Most writers recommend that you keep writing and not edit till you're finished with the narrative but, unfortunately for me, I have a real problem doing that.  I always edit during writing.  I can't seem to stop myself from going back and changing things on the fly.  Oh well.  On with the show! 

Friday, May 10, 2013

First Novel Wins International Award!

I am thrilled to announce that my first book, a novel entitled Visions of You, has won an award at the 2013 Paris Book Festival!

When I opened my email and saw the winner’s list announcement, I thought, “Eh, why even bother to look?  I’m sure my name isn’t listed.”

Well, I couldn’t stand it so I looked anyway.  My next thought was, “Holy crap!”  There it was - number five on the honorable mentions list in the young adult category.  This may not seem like a big deal to some, but ask any writer and he/she will tell you, it's a big deal!     

Thank you to the Paris Book Festival for the nod of approval, it inspires me to keep going and a huge thank you to my sisters, mom, and the friends who read my first drafts and encouraged me to keep writing.  I love you guys!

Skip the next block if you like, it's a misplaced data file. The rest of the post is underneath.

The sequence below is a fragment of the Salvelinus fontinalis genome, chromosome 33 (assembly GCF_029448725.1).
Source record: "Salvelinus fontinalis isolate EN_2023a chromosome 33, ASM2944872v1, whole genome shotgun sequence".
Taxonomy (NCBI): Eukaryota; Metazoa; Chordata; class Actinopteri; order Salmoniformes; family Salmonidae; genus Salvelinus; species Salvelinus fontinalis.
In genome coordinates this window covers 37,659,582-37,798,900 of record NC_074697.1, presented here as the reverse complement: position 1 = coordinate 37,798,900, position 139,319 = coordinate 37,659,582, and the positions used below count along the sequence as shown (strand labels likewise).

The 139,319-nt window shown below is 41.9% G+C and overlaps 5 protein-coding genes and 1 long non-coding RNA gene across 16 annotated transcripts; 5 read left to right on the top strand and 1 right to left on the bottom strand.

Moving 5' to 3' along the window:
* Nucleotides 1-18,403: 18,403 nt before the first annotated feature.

Monday, April 8, 2013


Well, I think...I hope spring has sprung, at least here in north Idaho.

The croci (I looked it up and croci is a proper plural, plus it’s cuter than crocuses) are blooming and groups of yellow daffodils are blazing around town like spots of earthbound sunshine.  The trees are just beginning to leaf out.  I love the way they’re bare one day then a day or two later fresh new leaves suddenly pop out.

Maybe I’m weird (my family would probably agree), but spring makes me think of fresh laundry hanging outside in the warm sunshine, flapping gently in a warm summer breeze. 

When I was a kid growing up in Alaska, we didn’t have a clothes dryer so Mom had to hang our laundry out to dry.  In winter she hung it inside on lines Dad strung in the utility room.  In the spring she hauled it all outside to hang on the sturdy lines in the back yard; sometimes so early in the spring that the wet fabric would freeze before the sun warmed the air enough for it to dry.  We used to joke about Mom freeze-drying our clothes.